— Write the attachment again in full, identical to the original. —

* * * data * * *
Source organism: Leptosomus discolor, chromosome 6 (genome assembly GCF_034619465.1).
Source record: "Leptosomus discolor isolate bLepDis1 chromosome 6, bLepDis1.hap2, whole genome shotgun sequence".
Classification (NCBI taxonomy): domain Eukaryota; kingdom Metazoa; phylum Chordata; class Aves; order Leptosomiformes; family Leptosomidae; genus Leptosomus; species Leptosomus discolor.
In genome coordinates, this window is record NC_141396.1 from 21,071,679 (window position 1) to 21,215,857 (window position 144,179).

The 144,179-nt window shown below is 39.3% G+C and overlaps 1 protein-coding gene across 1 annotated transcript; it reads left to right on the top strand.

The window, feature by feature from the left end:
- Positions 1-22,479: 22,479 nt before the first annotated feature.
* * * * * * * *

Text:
Source organism: Leptosomus discolor, chromosome 6 (genome assembly GCF_034619465.1).
Source record: "Leptosomus discolor isolate bLepDis1 chromosome 6, bLepDis1.hap2, whole genome shotgun sequence".
Classification (NCBI taxonomy): domain Eukaryota; kingdom Metazoa; phylum Chordata; class Aves; order Leptosomiformes; family Leptosomidae; genus Leptosomus; species Leptosomus discolor.
In genome coordinates, this window is record NC_141396.1 from 21,071,679 (window position 1) to 21,215,857 (window position 144,179).

The 144,179-nt window shown below is 39.3% G+C and overlaps 1 protein-coding gene across 1 annotated transcript; it reads left to right on the top strand.

The window, feature by feature from the left end:
- Positions 1-22,479: 22,479 nt before the first annotated feature.